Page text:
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13 of 13 people found the following review helpful
2.0 out of 5 stars Boring and irritating Feb. 6 2011
The Sentamentalists: I only managed to get about 1/4 through this book before giving up. If an author can't capture my attention in the first part, then the book has a problem. I found the book boring and mundane, and the style of writing irritated me so much that my attention to the story was lost. The paragraphs are long, with misplaced phrases and abundant commas. I found this so distacting that I started looking for these commas and phrases instead of paying attention to the story which was not captivating in the least.
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37 of 40 people found the following review helpful
3.0 out of 5 stars too-great expectations? Dec 17 2010
I was anxious to read this book, mostly because of the Giller prize but also because the author is originally from the Maritimes. As well, I liked the backstory with Gaspereau Press (how they negotiated with other publishers to make more copies of the book available without sacrificing their principles too much). I was a bit disappointed with the book itself though, but maybe it's only because I was expecting too much. The writing style was like some poetry I've read: precise (excessively?), analytical, and a bit choppy, with contorted sentences. Lots of clauses, commas and dashes, but instead of assisting the story it felt like the author was perhaps trying too hard (maybe that was the point, and I just missed it?). On the other hand, the author exhibits real awareness and insight regarding the psychology of the characters and their relations with each other.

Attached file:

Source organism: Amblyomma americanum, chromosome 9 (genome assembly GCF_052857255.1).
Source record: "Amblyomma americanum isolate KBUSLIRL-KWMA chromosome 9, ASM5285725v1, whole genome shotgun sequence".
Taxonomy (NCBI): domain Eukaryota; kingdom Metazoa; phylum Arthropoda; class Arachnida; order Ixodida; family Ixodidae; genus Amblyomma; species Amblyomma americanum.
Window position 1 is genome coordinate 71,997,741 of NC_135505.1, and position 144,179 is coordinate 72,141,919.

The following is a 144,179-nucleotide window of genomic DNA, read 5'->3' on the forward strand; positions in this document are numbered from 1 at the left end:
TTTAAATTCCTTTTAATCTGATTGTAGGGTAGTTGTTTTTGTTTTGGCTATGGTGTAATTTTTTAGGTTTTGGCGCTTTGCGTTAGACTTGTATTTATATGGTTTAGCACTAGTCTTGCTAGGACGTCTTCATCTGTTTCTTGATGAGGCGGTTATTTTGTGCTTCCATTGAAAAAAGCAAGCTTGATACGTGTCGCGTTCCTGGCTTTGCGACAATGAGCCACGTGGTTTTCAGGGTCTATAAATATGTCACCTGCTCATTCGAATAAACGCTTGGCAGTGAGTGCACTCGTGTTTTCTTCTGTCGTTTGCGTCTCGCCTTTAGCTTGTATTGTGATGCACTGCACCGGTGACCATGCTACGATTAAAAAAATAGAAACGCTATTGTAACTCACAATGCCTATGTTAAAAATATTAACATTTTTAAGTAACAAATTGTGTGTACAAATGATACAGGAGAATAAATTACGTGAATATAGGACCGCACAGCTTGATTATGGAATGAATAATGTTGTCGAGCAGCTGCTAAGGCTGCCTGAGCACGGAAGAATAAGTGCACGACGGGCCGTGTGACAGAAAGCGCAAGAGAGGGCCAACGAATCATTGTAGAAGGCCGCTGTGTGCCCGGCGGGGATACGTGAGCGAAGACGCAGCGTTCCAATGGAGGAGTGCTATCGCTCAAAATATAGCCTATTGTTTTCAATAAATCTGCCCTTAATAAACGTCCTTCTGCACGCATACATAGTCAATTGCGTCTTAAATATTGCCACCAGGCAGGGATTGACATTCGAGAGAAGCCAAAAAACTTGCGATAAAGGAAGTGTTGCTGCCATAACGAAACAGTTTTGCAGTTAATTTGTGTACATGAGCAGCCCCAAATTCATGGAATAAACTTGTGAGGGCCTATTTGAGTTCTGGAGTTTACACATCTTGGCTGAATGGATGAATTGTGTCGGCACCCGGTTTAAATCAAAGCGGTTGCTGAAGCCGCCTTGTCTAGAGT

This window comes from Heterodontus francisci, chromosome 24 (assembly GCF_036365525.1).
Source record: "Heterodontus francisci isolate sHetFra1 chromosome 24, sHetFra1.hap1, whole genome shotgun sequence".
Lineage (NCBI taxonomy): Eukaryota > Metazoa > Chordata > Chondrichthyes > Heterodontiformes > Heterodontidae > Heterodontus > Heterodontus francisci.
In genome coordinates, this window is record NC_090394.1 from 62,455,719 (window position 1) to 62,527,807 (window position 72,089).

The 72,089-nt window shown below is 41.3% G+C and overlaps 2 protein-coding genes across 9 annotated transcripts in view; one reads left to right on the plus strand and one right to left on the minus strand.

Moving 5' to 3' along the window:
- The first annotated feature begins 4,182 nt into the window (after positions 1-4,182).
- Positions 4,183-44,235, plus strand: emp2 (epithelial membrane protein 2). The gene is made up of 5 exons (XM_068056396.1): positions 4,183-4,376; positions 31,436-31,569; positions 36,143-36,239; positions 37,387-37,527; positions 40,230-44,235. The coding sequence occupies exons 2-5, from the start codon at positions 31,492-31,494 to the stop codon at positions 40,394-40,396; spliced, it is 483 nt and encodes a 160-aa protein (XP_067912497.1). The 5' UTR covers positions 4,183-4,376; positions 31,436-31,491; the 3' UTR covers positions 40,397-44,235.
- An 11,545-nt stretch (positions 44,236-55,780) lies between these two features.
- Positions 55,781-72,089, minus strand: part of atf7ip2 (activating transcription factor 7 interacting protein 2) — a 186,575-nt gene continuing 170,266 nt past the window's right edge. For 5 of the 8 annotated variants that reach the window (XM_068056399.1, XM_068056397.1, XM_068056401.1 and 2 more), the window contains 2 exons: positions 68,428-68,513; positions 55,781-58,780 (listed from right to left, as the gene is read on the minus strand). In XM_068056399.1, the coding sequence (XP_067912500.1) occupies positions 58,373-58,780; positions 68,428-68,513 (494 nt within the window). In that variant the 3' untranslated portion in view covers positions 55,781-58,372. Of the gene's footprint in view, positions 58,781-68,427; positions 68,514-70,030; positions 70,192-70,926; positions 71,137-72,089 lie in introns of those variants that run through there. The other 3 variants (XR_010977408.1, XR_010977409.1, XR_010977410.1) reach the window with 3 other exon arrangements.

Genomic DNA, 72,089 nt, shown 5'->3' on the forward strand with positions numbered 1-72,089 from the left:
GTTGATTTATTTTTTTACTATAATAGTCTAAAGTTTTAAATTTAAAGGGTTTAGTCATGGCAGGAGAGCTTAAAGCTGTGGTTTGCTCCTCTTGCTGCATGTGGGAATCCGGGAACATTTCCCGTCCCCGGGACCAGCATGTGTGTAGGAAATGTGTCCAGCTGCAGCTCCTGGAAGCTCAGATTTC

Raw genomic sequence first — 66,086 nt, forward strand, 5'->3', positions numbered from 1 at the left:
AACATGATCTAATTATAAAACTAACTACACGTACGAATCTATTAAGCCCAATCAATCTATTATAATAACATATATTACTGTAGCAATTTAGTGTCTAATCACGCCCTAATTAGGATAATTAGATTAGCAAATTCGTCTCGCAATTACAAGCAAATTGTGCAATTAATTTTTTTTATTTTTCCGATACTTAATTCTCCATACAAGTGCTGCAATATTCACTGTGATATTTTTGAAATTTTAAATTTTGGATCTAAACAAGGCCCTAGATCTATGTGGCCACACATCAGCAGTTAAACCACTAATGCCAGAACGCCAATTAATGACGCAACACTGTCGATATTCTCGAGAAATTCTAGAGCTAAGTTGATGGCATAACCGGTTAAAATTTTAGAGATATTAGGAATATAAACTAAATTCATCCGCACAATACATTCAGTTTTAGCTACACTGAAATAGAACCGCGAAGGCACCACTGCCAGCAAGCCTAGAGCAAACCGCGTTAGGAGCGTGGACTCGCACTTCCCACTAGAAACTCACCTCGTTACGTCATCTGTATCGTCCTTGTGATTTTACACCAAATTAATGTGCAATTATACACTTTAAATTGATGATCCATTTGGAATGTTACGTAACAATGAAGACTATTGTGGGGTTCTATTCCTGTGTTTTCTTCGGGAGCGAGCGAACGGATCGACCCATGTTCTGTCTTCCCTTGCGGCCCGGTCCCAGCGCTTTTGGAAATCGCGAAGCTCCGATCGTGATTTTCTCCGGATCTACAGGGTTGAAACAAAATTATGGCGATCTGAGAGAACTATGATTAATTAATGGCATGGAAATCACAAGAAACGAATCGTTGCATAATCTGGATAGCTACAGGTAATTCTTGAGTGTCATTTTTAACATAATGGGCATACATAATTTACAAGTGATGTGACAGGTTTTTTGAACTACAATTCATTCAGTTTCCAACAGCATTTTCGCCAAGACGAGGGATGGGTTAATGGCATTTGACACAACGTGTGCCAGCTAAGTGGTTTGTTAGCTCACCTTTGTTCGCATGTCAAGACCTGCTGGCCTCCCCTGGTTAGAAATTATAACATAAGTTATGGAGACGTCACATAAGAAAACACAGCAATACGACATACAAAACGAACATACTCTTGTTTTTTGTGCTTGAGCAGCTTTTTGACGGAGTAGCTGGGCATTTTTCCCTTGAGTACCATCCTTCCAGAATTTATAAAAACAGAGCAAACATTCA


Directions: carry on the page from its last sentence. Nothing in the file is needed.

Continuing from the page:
With respect to the novel's overall plot, I've read reviews where the reviewer praised the slow build to a big finish, but that wasn't my impression. The father's experiences in Vietnam are descibed in such vague terms (deliberately, of course) that it isn't really clear what took place or how these events subsequently influenced the rest of his life. That's not necessarily bad, as it does say something interesting about the nature of memory and about how we construct a narrative after something happens that may be linked to "what really happened" only indirectly. And about how hard a person's life is to figure out, let alone to describe in a novel. I just don't know how successfully this strategy was used in The Sentimentalists.